Perceived value is WHAT allows brands like Chanel to charge thousands for a bag that does not cost thousands to make and perceived ALSO IS the KEY to increasing your handmade shop’s profit margins and simply put to making more money.

The higher the value a customer “perceives” in your products, the higher he or she will be willing to spend on it.

You’re not going to sell a leather wallet to someone’s that vegan – very unlikely, even if the price was $1, because the “cost” of buying that product for that vegan customer is not $1. It;s the cost of going against her or his values and ethics. Of course it doesn’t mean that wallet isn’t worth a dollar, just that in the eye of that person, it has no value.

Someone else might be willing to pay $150 for it because they VALUE leather as material, they VALUE the smell of it, the longevity of it, the way it ages and the craftsmanship behind your products.

When you try to work out the price of your handmade products, only the perceived value of that product in the eyes of your customers truly does matter.

The objective value, the real cost of creating those products, does not actually matter to your customers.

THE ART of pricing is the art of understanding, DEEPLY understanding who your ideal customers are, who they absolutely are not, and what they value in your products so you can communicate that value to them effectively.

Because that’s the part you absolutely can not skip: for value to be “perceived”, it needs to be communicated.

Even the best of products, with the highest quality materials, the best of everything will NOT sell itself: branding, copy and messaging, packaging, images, social proof, and many more are ways you can and must use to communicate that value.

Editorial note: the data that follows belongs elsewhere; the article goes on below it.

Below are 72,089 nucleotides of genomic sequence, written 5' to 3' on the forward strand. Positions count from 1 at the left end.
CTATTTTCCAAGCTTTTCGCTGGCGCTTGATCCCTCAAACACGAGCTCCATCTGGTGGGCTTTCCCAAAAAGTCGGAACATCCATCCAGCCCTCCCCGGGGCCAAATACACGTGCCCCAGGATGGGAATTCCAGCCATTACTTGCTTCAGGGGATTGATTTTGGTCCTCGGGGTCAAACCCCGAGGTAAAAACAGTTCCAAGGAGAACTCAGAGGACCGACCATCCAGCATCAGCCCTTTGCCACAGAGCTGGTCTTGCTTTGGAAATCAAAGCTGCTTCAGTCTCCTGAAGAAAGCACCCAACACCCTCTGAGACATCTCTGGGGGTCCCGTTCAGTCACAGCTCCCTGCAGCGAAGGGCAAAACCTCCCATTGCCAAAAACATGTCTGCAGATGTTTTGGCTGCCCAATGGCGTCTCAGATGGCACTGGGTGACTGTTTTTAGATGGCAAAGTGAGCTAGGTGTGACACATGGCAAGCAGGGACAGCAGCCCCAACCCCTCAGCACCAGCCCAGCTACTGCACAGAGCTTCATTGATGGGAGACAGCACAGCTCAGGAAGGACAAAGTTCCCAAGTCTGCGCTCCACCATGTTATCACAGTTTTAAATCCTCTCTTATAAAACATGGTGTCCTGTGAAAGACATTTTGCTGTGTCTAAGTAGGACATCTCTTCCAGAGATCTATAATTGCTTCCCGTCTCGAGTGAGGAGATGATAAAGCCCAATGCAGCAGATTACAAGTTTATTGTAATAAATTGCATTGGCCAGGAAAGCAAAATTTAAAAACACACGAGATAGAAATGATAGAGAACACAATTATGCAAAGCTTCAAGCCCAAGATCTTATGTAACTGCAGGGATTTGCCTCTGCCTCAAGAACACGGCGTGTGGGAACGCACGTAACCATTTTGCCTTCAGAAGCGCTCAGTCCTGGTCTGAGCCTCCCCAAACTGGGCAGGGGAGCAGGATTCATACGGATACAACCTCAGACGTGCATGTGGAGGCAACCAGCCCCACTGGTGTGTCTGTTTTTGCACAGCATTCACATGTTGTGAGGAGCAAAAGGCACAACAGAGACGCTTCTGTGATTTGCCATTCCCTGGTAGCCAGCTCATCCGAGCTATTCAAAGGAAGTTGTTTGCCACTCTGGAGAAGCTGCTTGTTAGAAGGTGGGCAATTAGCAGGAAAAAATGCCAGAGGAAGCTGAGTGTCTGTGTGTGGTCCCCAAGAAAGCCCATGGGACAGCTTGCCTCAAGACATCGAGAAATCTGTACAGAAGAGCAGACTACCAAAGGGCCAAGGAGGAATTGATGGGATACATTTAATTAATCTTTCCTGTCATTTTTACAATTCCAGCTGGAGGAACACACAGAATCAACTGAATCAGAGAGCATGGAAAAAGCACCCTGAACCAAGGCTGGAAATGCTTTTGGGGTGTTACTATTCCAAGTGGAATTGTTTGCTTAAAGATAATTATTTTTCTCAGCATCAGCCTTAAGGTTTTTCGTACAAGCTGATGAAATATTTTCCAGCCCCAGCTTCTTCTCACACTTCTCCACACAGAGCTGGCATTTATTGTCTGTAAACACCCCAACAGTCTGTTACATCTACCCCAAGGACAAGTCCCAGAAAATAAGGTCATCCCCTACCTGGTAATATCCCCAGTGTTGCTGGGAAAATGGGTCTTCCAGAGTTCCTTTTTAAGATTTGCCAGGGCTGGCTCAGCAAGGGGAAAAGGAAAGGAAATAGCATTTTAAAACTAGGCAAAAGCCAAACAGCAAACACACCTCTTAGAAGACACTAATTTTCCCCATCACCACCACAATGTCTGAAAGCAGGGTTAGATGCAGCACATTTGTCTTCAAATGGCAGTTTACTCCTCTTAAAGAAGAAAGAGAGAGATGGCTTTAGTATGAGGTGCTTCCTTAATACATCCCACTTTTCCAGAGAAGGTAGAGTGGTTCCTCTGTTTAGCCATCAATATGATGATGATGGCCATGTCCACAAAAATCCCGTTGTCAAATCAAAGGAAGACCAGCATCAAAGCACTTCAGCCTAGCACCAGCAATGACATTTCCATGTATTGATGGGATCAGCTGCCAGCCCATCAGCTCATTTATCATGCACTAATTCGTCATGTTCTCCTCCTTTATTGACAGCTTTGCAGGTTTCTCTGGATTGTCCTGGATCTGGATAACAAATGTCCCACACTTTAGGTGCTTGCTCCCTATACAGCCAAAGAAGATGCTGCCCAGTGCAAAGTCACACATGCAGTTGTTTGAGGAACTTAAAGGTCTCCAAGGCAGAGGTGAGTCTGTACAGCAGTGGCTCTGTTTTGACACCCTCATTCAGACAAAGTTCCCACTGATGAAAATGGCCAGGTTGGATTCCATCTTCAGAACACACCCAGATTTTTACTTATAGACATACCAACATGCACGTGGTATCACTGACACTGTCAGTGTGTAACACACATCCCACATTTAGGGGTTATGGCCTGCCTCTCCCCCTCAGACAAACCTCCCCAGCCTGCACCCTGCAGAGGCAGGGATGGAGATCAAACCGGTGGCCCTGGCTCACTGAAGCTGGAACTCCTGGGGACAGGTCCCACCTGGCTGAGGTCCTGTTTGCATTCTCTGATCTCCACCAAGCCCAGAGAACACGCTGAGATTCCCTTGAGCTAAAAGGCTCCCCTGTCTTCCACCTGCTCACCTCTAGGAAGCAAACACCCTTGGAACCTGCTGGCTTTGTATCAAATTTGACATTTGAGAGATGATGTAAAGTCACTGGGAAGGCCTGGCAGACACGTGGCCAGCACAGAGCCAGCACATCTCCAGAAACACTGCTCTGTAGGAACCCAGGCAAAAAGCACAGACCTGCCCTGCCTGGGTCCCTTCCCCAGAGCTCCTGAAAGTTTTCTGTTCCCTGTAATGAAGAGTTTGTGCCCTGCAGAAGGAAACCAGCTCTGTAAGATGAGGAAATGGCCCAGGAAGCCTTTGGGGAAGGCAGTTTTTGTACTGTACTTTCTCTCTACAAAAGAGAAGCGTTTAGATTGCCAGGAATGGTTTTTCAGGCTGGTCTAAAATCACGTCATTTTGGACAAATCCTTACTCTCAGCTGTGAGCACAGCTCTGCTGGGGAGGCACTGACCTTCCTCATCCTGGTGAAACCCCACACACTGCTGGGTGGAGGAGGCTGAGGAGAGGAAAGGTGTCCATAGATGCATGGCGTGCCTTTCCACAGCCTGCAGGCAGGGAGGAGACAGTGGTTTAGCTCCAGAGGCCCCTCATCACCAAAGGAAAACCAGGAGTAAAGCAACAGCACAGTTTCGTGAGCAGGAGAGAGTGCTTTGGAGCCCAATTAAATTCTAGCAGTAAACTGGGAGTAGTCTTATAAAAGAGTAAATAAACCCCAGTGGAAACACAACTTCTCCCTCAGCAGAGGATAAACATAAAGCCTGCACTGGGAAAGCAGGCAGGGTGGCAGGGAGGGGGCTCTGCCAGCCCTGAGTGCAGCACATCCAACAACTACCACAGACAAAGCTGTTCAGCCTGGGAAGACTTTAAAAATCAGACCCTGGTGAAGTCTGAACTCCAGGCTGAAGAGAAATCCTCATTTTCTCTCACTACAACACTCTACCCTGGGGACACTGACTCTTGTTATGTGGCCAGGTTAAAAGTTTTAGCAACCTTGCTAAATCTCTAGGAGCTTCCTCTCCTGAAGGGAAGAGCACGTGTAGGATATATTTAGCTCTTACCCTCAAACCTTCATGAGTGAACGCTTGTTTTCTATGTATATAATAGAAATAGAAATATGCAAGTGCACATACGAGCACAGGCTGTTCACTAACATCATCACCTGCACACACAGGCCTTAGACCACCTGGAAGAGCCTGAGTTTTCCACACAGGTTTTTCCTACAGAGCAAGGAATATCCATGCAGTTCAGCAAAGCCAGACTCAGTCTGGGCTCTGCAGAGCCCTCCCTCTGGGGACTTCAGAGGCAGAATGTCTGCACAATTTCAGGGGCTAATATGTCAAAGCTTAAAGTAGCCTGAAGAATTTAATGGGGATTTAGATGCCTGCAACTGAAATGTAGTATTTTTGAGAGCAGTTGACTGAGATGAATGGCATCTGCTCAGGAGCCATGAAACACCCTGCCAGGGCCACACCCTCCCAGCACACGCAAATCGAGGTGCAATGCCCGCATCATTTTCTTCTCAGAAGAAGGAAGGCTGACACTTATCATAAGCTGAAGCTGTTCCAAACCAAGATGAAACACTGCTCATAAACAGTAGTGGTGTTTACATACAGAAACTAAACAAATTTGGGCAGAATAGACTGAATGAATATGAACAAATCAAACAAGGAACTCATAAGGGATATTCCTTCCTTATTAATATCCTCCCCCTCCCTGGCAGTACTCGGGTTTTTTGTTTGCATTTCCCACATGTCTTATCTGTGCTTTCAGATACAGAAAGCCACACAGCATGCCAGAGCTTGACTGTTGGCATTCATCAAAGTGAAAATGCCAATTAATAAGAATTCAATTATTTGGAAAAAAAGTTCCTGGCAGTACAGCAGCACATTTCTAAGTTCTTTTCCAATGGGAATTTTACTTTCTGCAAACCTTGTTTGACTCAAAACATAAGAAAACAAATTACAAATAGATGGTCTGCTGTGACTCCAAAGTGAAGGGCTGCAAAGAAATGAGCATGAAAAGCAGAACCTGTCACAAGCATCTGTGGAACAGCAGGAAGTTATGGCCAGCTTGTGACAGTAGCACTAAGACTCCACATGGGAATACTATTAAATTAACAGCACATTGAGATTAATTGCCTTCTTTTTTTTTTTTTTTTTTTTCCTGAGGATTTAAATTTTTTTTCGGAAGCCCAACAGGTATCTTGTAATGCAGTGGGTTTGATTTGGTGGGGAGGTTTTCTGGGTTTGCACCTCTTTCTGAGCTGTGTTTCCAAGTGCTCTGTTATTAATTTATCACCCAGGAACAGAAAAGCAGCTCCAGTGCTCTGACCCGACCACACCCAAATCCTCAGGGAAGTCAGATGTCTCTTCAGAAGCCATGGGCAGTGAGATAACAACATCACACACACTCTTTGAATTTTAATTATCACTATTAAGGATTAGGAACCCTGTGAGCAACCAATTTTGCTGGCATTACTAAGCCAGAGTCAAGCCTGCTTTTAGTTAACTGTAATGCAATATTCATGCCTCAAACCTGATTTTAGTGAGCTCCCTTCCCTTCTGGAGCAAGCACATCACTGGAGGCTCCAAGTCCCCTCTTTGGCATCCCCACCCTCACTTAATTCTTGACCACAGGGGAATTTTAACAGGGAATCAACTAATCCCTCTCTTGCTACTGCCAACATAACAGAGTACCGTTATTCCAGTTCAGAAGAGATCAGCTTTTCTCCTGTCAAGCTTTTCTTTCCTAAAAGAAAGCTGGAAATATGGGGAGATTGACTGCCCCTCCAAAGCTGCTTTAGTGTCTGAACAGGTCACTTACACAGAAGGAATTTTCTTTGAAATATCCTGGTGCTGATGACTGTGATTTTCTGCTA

So, here’s the 3 step process behind pricing any handmade item:

  1. The science, the math, the number, calculating your costs so you’re sure to cover them – I have lots of done for you spreadsheets as part of a Pricing Handmade training that’s available here if you need help in that regard.

  2. Set your profit markup. You can use the x2 if you’d like as a first guideline but PLEASE do not settle for it without thinking it through, doing some market research and deep-diving into your ideal customer desires and psychology. You can’t sell to a high volume of people at higher prices – that’s not what you should go for. It will not work. Some people will care deeply about your products – others won’t. Focus on those who do care. What is it they truly care about, what is it they value? How much is that value worth to them? That perceived value, that’s your price. If that price is x2 your costs, well that should be a coincidence. If that’s x3 – it does NOT mean you are overcharging. The right price is the price your ideal customer is willing to pay for.

  3. Step 3 is to communicate that value so it can actually BE perceived by your customers. Here again, there are many ways to do so – and this is something we also dive into in the Handmade Pricing training you can check out here.

When you learn how to price based on perceived value, not just on costs, you not only can have a very successful business that does not require you to work 20 hours a day, but you also start selling to the most beautiful of customers, who love and cherish your products and know your products are worth what you’re charging for them.

That’s a beautiful position to be in.

Take care, and until next time… aurevoir!

you might also like…

Handmade Product Photography: Getting Started Guide

It’s common knowledge that making good quality handmade products is necessary for your handmade business to succeed. . . . . . but, turns out,

16 Ideas To Boost Your Handmade Holiday Sales

Hello everyone! Today we are going to talk about the nuts and bolts of increasing your handmade shop’s holiday sales. There are two reasons you

The 4 Stages of a Profitable Holiday Season for Handmade Sellers

Today I want to give you an overview of what it looks like to have a successful holiday season starting from July and going all

You may also like